"To move into the top 12 Trade Teams for stage wins on the world circuit this season is an outstanding result. Jay Sweet has achieved remarkable success internationally, and he has been well supported by his fellow team-mates to date," Salzwedel said.

The difficult up-hill 3rd stage of the race has seen ZVVZ - GIANT Matt White maintain his strong position to finish in 6th place. Another Australian cyclist Scott McGrory also featured in the first pack, finishing tenth. AIS riders Damian McDonald, Peter Rogers and Nick Gates finished 13th, 23rd and 31st respectively.

At the completion of stage 4, the AIS ZVVZ GIANTS have finished an outstanding 4th on the general team classification, with Matt White again finishing 5th and Damian McDonald moving strongly through the field to complete stage four in 11th position. Nick Gates was only 4 minutes off the pace (17th) with fellow AIS riders Brett Dennis and Peter Rogers finished 38th and 45th.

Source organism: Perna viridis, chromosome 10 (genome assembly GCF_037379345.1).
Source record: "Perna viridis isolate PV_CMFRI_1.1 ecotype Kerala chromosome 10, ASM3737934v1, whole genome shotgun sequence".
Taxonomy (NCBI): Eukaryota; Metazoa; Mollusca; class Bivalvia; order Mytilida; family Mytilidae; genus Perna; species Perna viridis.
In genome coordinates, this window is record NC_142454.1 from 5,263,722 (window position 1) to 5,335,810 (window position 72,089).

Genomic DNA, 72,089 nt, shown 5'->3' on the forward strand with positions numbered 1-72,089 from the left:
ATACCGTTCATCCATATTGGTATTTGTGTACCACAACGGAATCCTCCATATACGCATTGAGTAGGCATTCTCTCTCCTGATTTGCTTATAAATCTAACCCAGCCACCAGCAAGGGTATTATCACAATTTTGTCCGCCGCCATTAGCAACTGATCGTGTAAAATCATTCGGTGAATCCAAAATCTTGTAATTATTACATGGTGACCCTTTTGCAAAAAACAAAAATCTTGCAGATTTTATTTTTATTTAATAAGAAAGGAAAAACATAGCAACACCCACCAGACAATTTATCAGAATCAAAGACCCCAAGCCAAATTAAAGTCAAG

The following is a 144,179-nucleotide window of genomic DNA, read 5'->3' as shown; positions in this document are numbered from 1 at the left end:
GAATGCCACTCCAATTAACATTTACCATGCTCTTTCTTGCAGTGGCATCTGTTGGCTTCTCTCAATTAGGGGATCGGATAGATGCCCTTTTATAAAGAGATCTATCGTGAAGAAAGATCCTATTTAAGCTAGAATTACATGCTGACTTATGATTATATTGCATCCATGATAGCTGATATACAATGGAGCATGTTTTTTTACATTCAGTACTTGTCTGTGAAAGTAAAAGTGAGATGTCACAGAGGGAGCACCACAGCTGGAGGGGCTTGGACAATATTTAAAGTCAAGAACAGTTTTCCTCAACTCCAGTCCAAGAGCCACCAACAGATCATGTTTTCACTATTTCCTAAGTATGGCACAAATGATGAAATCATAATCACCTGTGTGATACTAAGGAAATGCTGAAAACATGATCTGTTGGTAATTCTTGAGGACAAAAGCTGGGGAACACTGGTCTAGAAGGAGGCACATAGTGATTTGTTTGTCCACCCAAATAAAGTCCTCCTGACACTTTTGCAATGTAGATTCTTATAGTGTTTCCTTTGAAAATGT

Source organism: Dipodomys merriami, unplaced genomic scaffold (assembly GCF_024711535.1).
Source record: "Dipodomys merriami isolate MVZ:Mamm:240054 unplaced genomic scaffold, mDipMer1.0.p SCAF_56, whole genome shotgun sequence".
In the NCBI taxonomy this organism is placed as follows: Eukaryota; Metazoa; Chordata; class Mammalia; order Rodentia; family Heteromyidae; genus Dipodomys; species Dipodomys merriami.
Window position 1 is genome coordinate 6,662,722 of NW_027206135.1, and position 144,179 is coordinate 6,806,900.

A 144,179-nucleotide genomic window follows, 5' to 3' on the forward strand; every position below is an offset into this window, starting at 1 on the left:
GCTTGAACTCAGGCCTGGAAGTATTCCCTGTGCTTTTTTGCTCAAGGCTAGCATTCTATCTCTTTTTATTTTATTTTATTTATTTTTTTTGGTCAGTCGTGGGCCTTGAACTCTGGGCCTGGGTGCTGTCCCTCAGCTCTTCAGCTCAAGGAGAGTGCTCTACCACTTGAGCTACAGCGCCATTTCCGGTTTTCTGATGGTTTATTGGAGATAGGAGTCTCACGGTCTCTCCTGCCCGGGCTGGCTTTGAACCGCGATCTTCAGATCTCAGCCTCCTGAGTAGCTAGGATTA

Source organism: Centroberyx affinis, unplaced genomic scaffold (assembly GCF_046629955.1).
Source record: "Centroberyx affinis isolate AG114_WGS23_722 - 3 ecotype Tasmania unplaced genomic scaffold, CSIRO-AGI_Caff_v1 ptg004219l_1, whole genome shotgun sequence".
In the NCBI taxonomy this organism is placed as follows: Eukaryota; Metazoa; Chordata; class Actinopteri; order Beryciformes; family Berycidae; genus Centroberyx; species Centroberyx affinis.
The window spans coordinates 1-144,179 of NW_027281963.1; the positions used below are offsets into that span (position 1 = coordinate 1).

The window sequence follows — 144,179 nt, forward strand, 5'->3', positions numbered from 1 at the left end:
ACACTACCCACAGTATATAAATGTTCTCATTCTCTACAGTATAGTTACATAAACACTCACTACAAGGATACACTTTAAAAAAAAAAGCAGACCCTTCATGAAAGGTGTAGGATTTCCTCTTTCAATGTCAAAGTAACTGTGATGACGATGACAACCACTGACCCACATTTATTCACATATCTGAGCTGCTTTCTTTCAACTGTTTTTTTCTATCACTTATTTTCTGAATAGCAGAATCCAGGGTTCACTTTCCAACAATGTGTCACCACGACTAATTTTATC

For information contact Gayle Willis (06) 252 1714 or Margaret Pierce (06) 252 1476.


6 May 1997


AIS rowers Jane Robinson and Gary Lynagh are the latest to be selected in the Australian rowing team following the second day of the Australian rowing selection trials at Penrith today.

They join Rob Jahrling and Stuart McRae who were named on Sunday as the men's pair combination.

Robinson combines with former AIS scholarship holder Georgina Douglas in the A double scull while Lynagh joins Victorian Anthony Edwards in the lightweight scull.